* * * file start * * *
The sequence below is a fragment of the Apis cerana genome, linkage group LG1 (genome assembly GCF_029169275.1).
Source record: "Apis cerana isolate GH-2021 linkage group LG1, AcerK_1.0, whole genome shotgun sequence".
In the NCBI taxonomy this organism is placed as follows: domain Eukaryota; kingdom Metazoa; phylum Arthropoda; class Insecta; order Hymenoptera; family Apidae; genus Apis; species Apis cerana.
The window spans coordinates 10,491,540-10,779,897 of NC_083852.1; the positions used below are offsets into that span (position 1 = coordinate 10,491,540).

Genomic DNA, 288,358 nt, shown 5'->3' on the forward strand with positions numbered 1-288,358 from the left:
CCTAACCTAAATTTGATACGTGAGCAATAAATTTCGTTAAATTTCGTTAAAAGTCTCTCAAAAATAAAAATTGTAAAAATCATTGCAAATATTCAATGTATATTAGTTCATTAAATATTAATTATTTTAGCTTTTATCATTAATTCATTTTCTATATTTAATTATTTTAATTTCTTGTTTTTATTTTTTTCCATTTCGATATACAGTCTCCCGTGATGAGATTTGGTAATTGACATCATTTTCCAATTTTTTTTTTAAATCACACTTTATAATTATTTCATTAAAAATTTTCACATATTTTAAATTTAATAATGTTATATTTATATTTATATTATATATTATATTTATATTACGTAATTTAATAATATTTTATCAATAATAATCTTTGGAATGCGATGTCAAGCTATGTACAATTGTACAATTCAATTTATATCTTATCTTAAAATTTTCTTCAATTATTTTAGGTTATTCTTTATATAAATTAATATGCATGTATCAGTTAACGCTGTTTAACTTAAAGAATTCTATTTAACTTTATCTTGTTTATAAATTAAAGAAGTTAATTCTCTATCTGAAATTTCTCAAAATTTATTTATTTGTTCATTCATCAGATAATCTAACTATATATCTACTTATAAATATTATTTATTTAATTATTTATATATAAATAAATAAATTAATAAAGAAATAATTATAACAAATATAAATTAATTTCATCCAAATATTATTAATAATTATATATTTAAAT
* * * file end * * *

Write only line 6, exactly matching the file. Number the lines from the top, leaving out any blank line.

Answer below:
CCTAACCTAAATTTGATACGTGAGCAATAAATTTCGTTAAATTTCGTTAAAAGTCTCTCAAAAATAAAAATTGTAAAAATCATTGCAAATATTCAATGTATATTAGTTCATTAAATATTAATTATTTTAGCTTTTATCATTAATTCATTTTCTATATTTAATTATTTTAATTTCTTGTTTTTATTTTTTTCCATTTCGATATACAGTCTCCCGTGATGAGATTTGGTAATTGACATCATTTTCCAATTTTTTTTTTAAATCACACTTTATAATTATTTCATTAAAAATTTTCACATATTTTAAATTTAATAATGTTATATTTATATTTATATTATATATTATATTTATATTACGTAATTTAATAATATTTTATCAATAATAATCTTTGGAATGCGATGTCAAGCTATGTACAATTGTACAATTCAATTTATATCTTATCTTAAAATTTTCTTCAATTATTTTAGGTTATTCTTTATATAAATTAATATGCATGTATCAGTTAACGCTGTTTAACTTAAAGAATTCTATTTAACTTTATCTTGTTTATAAATTAAAGAAGTTAATTCTCTATCTGAAATTTCTCAAAATTTATTTATTTGTTCATTCATCAGATAATCTAACTATATATCTACTTATAAATATTATTTATTTAATTATTTATATATAAATAAATAAATTAATAAAGAAATAATTATAACAAATATAAATTAATTTCATCCAAATATTATTAATAATTATATATTTAAAT